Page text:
A government report last month said Canada should remove foreign ownership restrictions on carriers. The report, which follows an investigation of the rules, says the current regulations are “too restrictive” at 30 per cent for holding companies and 20 per cent for operating carriers. Fewer barriers to foreign involvement could help bolster Canadian telcos, according to some, pointing out that carriers must drink from a small pool of capital today. Others say fewer restrictions pave the way for U.S. control of Canadian assets. The report is online at www.parl.gc.ca.
Telus says turnkeys can fly
Telus Corp. in April unveiled its “turnkey and managed” wireless LAN (WLAN) solutions for Canadian businesses. Based on 802.11b (11Mbps), the carrier’s WLAN portfolio includes installation and network design, monitoring, security scrutiny and a completely outsourced option, Telus said. The firm is targeting companies seeking private, secure WLANs, semi-private WLANs with guest access, and public WLANs that provide public access. Partners include Cisco, Avaya and Netscreen. Telus is following in Bell Canada’s footsteps. Bell last year unveiled similar services. Both firms have invested in public WLAN deployments as well.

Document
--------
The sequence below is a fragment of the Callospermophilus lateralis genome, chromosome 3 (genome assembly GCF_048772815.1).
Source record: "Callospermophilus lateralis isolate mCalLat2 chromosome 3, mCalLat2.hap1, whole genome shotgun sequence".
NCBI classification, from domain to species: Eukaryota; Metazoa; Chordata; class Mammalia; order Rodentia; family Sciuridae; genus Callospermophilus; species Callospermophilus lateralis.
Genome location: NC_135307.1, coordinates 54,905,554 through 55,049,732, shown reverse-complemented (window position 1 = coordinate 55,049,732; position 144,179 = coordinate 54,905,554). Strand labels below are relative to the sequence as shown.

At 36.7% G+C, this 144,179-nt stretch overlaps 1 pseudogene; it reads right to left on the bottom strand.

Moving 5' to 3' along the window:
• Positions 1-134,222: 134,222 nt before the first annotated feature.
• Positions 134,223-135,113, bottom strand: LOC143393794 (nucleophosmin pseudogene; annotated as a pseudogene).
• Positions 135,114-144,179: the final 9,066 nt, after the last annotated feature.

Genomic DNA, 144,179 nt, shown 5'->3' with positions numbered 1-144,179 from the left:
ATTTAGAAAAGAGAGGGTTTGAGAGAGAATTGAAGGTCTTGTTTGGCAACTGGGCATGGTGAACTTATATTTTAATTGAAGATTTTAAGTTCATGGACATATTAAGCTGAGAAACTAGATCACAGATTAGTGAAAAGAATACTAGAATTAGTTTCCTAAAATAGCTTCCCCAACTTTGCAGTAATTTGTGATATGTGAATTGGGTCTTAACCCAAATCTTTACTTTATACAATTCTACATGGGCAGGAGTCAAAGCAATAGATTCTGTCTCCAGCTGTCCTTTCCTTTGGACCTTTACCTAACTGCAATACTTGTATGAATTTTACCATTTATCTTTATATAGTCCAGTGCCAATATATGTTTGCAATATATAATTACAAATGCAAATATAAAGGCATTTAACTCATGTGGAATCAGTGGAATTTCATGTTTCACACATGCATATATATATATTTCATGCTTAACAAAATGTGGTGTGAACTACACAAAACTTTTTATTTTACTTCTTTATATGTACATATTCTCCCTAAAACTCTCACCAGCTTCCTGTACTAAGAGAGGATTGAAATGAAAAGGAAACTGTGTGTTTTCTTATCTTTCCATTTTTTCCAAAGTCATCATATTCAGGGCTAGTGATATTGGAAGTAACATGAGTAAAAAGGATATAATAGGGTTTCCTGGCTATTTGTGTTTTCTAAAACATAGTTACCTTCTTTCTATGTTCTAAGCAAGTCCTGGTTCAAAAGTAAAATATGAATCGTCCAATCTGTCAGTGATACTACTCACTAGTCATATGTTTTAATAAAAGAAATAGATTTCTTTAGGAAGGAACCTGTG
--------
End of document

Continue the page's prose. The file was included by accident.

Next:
IP makes its mark
The Canadian market for IP telephony is poised to reach $450 million by 2006, according to a Frost & Sullivan study. Completed by the company’s Canadian arm, the report says the market for IP phones, IP-PBXs and other equipment designed to leverage the enterprise LAN for voice will experience compound annual growth of 40 per cent to 2006. However, the study notes that Canadian uptake “has not reached the levels suggested by some bullish predictions made 12 to 24 months ago,” listing high prices and reliability concerns as hindrances.